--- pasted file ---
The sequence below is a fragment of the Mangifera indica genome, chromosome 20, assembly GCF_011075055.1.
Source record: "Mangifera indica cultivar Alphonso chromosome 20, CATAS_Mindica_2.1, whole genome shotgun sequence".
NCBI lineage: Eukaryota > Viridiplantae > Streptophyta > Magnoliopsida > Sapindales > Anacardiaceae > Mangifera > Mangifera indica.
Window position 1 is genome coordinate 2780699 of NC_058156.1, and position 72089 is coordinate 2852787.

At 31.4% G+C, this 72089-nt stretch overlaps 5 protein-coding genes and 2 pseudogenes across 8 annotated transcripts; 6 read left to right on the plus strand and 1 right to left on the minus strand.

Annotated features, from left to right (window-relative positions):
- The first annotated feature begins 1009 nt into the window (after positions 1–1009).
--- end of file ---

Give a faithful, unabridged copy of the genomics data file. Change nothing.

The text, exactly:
The sequence below is a fragment of the Mangifera indica genome, chromosome 20, assembly GCF_011075055.1.
Source record: "Mangifera indica cultivar Alphonso chromosome 20, CATAS_Mindica_2.1, whole genome shotgun sequence".
NCBI lineage: Eukaryota > Viridiplantae > Streptophyta > Magnoliopsida > Sapindales > Anacardiaceae > Mangifera > Mangifera indica.
Window position 1 is genome coordinate 2780699 of NC_058156.1, and position 72089 is coordinate 2852787.

At 31.4% G+C, this 72089-nt stretch overlaps 5 protein-coding genes and 2 pseudogenes across 8 annotated transcripts; 6 read left to right on the plus strand and 1 right to left on the minus strand.

Annotated features, from left to right (window-relative positions):
- The first annotated feature begins 1009 nt into the window (after positions 1–1009).